There are many orally transmitted tales and legends that still live on in the valleys' most deeply rooted folk traditions and festivals. Some customs of the past have lost importance over time, while others are an integral part of the cultural fabric of the Tarvisio area.


San Nicolò & krampus

On the evening of December 5, at dusk, they show up accompanying St. Nicholas; they pass through the central street of the town armed with lit torches and bundles of rods, pulling a cart on which the saint towers. In Tarvisio in particular, having arrived in the square, the Krampus stop being the servants of St. Nicolo' and go wild, chasing the children and sometimes the adults to whip them, make them kneel down and recite prayers (the rite takes place - with some differences - in the other towns as well, but essentially it remains the same). 

Finally, in some countries, a bonfire is lit and Krampus dance around it. This rite, certainly pagan-inspired, did not in ancient times include the figure of St. Nicholas, introduced in the Middle Ages as a positive moderator of the negative forces embodied precisely by the Krampus (at that time instead of St. Nicholas there was in this capacity the white Krampus).

The ritual is an allegory of the eternal struggle between good and evil.

The Krampus (representation of the devil), companions of the Saint of Mira (St. Nicholas), appear as mysterious sylvan spirits, covered in skins or furs.

They wear monstrous masks, topped with tall horns, red, white or natural colored.

From their toothed mouth hangs a long red tongue, which, with the staff and bundles of wands held by the Krampus, is believed to be a phallic symbol.

They are equipped with cowbells and chains with which they herald their arrival; they also make guttural sounds and move with aggressive attitudes.


pechtra baba

The tradition takes place in Camporosso and Malborghetto on the evening of January 5, before the arrival of the three wise men.  It is considered by local people to be one of the coldest and most mysterious evenings of the year, but also one of the most fascinating.

Around dusk, eight or ten male boys, preteen age, ten to sixteen years old, gather along the road through the village. All are equipped with cowbells. Gathered together, they start running down the street, banging the bells violently. They do not shout or utter words they run and ring. Reaching the far end of the village, where a cross once stood, they return composedly, in silence. Some stop and knock on doors to receive some gifts, but people are very reluctant to open. At one time young people received dried pears, apples, fava beans and peanuts. The chase has a symbolic meaning serves to repel and drive out of the village the Perchta Baba, an evil female spirit (analogous to the Befana). The next day, January 6, the bells used during the chase were taken to the attic or barn and hung around the cows' necks for superstitious purposes.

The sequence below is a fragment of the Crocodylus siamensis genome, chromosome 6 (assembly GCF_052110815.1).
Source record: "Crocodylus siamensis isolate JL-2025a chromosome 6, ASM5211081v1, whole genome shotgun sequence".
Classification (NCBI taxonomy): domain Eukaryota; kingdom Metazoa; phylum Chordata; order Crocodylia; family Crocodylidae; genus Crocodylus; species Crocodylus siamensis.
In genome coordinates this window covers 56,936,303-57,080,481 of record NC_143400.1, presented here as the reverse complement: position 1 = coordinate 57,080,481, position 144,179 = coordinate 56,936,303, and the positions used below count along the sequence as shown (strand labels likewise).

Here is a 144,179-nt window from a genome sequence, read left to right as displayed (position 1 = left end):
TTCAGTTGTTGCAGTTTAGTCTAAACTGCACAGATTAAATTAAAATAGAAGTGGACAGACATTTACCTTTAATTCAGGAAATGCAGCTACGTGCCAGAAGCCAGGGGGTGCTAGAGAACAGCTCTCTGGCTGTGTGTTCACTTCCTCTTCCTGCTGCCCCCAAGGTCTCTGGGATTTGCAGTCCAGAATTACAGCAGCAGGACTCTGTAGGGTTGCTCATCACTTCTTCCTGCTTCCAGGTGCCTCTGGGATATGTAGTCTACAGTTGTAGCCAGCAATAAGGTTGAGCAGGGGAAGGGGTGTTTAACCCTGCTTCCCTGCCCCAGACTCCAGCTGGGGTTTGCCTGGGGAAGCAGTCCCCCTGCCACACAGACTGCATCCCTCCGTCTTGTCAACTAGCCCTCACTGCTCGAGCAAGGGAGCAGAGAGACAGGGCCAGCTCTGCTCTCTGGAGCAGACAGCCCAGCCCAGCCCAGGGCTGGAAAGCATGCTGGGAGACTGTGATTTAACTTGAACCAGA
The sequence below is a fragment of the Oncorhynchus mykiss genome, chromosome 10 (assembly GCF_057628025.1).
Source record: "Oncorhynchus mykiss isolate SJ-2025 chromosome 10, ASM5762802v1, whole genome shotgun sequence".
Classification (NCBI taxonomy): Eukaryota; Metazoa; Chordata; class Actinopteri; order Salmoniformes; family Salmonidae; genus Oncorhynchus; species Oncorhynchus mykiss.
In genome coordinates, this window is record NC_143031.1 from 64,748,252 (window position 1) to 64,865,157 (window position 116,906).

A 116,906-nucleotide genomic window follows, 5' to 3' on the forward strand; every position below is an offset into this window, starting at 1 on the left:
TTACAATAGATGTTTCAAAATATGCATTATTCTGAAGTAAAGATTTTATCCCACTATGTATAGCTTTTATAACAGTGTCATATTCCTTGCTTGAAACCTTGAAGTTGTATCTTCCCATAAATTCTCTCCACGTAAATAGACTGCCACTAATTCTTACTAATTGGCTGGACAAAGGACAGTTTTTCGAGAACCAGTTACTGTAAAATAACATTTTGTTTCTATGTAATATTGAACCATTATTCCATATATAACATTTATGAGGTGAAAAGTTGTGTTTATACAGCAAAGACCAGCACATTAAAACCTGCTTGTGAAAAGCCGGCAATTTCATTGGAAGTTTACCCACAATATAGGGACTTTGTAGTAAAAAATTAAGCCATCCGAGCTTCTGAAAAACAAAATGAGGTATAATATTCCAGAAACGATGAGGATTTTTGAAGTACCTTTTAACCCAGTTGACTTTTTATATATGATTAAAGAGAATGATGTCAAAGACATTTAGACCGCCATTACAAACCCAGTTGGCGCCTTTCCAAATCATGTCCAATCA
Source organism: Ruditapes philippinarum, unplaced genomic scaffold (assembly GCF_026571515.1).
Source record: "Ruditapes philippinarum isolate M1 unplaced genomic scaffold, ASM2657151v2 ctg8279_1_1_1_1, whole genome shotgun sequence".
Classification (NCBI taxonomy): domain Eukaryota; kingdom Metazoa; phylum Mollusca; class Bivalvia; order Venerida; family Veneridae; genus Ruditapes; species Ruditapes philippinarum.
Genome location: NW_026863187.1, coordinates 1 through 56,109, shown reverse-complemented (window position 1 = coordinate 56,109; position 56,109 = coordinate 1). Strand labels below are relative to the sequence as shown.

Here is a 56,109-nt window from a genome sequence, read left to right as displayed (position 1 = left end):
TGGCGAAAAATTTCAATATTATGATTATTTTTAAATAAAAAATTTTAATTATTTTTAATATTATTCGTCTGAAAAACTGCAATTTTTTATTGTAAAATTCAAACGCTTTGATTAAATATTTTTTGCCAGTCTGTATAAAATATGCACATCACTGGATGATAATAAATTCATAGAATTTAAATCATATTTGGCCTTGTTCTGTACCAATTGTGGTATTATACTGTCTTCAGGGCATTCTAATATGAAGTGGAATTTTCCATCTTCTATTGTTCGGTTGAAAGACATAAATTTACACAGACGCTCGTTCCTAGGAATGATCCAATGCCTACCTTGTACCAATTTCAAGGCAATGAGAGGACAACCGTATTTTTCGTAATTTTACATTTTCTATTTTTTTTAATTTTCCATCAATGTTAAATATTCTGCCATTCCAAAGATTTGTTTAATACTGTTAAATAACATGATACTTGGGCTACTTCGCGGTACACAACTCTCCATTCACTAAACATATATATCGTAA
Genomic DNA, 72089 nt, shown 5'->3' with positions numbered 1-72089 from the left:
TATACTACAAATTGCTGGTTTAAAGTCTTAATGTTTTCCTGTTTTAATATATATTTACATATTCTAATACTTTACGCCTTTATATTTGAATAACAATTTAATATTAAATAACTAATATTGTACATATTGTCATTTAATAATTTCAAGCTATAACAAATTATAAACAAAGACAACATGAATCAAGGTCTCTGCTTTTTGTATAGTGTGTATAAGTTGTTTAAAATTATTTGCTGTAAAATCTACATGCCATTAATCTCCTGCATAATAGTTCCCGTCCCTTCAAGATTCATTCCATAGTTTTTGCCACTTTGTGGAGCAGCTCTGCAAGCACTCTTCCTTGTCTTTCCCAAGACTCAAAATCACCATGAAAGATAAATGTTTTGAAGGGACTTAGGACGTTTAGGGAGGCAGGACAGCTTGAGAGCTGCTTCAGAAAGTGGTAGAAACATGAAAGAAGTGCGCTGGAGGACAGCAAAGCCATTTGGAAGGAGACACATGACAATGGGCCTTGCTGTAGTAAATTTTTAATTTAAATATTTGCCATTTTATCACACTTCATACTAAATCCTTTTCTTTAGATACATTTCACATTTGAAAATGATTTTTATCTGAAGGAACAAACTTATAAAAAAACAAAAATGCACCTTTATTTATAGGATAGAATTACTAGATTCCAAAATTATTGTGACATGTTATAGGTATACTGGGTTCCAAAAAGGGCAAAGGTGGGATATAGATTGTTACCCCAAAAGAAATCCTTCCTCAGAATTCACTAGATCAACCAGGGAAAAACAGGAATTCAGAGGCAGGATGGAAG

THE MAY tree

the maia

  • The month of May is the month of the Maja or Maibaum. Like so many others, this is also a tradition that is disappearing in other communities but has remained alive in Camporosso, where the Maja is raised on the eve of Corpus Christi in Malborghetto and Coccau where the tradition is still passionately observed. The maypole (maja), in these areas, is a symbol of fertility; the forces of spring are personified in the tree of life. This tree is precisely called "of May" or "of Pentecost." It is usually provided by 18-year-olds or otherwise conscripted young people. The tree (the trunk of a fir tree stripped of its bark) was once brought to the site by dragging, by the pulling of oxen with characteristic harnesses, today less suggestively by a tractor. Important is the circumnavigation of the village that said plant makes before reaching the point of elevation. It is a kind of procession in order to ideally involve everyone in the ritual and its good wishes.

The ceremony is performed as follows: the tip of a fir tree is grafted onto the top of the trunk and a wreath (Kranz), made from the branches of the same plant, is hung on the trunk; then, the girls of the same age interested in the feast adorn both the top and the wreath. The erection of the albner, given its height, requires skill and strength but also patience using ladders and crossed poles with slow gradualness. Eventually there it stands straight up, superb, becoming a pivot of the community 

Location: Malborghetto-Coccau- Camporosso

Period: May - Vigil Of Corpus Christi


Palm Sunday kicks off Holy Week. This day commemorates Jesus' entry into Jerusalem and the announcement of his passion.